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Posts Tagged ‘congregational care’

By Lynn Turner.
Callout-buckets

An 18-year-old girl, diagnosed with an inoperable brain tumor, gathered with family, friends, teachers, and coaches after school in early 2013 in Atlee High School auditorium. Together they celebrated her receiving her high school diploma. Kalena Porter graciously received this honor knowing she would likely not make it to June graduation ceremonies. Through shouts of jubilation and tears of reality, pastoral care happened with FBC youth, parents, teachers, and ministers in the crowd cheering her on. (Kalena died February 15, 2013.)

A care giver enters a nursing home room for her monthly visit. She reads, shares stories, and most important of all, offers a hug. Pastoral care happened that Saturday afternoon with one of our homebound members.

buckets300pxA Sunday school class generates a sign-up meal list for one of their own who has recently had surgery. Hot meals are taken by various class members so the family doesn’t have to prepare them, but instead can give their energy to healing. Pastoral care happened for two weeks with a bowl of soup and homemade bread.

Someone brings beautiful flowers to a hospital room saying, “You were missed today at church; I bring well wishes from our congregation. We want you to enjoy these flowers from the service today.” Pastoral care happened on a Sunday afternoon with the delivery of cheering flowers.

The phone rings: someone is dying and a minister is needed to pray and stand with the family during this difficult time of saying goodbye to a loved one. Pastoral care happened in one of the most tender and sacred moments of a person’s life.

Pastoral care happens every day at First Baptist Church.

In a recent article on pastoral care, the phrase “buckets of care” described the need for care-giving within the local church. In a church the size of FBC, there are care buckets that need to be filled all the time. Pastoral care has no boundaries, no time tables, no schedule, and no age limits. When a crisis happens, there are many ways to respond.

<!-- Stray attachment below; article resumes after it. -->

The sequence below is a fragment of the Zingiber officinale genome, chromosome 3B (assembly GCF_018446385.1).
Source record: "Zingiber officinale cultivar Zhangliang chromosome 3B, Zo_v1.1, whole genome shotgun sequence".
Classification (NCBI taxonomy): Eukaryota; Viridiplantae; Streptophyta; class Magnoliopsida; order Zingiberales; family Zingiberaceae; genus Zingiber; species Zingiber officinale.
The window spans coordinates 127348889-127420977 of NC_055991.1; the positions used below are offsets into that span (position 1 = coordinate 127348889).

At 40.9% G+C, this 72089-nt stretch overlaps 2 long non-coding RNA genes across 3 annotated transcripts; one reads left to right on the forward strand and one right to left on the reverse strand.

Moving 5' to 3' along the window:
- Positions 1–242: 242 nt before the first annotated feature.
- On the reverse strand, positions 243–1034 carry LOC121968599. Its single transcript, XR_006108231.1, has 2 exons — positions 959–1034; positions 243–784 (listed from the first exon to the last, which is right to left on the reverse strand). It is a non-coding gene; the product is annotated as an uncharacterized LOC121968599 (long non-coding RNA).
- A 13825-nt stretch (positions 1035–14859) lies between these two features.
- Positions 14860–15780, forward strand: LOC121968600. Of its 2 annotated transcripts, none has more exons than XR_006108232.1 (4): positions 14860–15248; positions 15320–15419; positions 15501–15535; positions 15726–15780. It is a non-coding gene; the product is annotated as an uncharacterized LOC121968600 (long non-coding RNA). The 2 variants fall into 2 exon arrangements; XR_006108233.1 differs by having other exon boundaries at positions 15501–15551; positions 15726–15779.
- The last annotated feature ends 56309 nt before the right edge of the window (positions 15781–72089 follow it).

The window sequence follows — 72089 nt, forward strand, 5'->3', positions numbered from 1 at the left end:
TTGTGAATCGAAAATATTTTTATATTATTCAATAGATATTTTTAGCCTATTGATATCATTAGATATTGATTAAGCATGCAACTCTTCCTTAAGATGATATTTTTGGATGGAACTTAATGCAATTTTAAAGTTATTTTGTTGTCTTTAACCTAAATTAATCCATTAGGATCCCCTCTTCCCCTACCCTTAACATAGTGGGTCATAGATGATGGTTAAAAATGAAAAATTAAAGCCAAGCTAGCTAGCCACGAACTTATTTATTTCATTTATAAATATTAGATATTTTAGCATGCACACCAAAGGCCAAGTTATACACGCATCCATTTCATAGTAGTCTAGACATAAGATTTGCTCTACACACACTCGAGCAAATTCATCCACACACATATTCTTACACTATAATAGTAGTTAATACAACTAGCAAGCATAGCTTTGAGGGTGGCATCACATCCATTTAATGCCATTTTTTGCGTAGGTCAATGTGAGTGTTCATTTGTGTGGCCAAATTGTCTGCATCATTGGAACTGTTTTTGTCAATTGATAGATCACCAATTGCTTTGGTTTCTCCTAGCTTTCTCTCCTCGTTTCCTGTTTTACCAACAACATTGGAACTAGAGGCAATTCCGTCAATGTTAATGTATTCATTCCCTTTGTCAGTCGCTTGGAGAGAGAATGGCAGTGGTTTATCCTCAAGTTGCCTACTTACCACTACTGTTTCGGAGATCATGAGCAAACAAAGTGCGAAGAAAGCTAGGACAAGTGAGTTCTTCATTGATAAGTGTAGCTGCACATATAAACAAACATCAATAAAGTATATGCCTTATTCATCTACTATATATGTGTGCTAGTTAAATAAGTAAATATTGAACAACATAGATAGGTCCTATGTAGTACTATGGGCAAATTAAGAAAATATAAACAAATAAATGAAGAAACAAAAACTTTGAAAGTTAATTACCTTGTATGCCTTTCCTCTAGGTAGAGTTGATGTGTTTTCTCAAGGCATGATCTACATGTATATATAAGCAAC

The Staff Pastoral Care Team, Jim Somerville, Lynn Turner, Bob Higgins, Becky Payne, and Martha Smith, meets every week to go over pastoral care needs. These needs include hospital visits, death and grief visits with coordination of funerals, and ongoing care visits. For direct requests for care contact Martha Smith (804-358-5458 Ext. 126) or after hours Lynn Turner (804-304-1000).

The Congregational Care Team and Women on Mission make regular visits and deliver Christmas poinsettias and Easter lilies to 100-150 homebound members. To add a name to this list, contact Gwen Smith (804-266-9345) with the Congregational Care Team or Ethel Eure (804-270-9352) with Women on Mission.

Sunday school classes, Church Choir, and other small groups keep up with their members through phone calls, visits, meals, prayer chains, and many other ways to assure that specific needs are met when crises occur.

The Deacon Fellowship is responsible for the pastoral care of members who are currently not associated with a small group. Phone calls and visits are two of the ways deacons make sure everyone has a contact when needs arise. Contact Mary Ann Delano (804-360-0936).

The Flower Delivery Team delivers flowers from FBC’s services each week to those in the hospital. Mary Palmer (804-794-2620) coordinates this group.

Dr. Roberta Damon is available for counseling on a limited basis and offers a monthly grief support group for those who have suffered loss. Contact Lynn Turner (804-358-5458).

U First is an on-call team that gives emergency assistance to folks who are not involved in a small group. Theresa Norton (804-364-5856) leads this team.

Caring for one another, filling the buckets of care in each other’s lives, is more than an opportunity or spiritual gift; it is a command to all Christians: “Carry each other’s burdens, and in this way you will fulfill the law of Christ” (Galatians 6:2, NIV).

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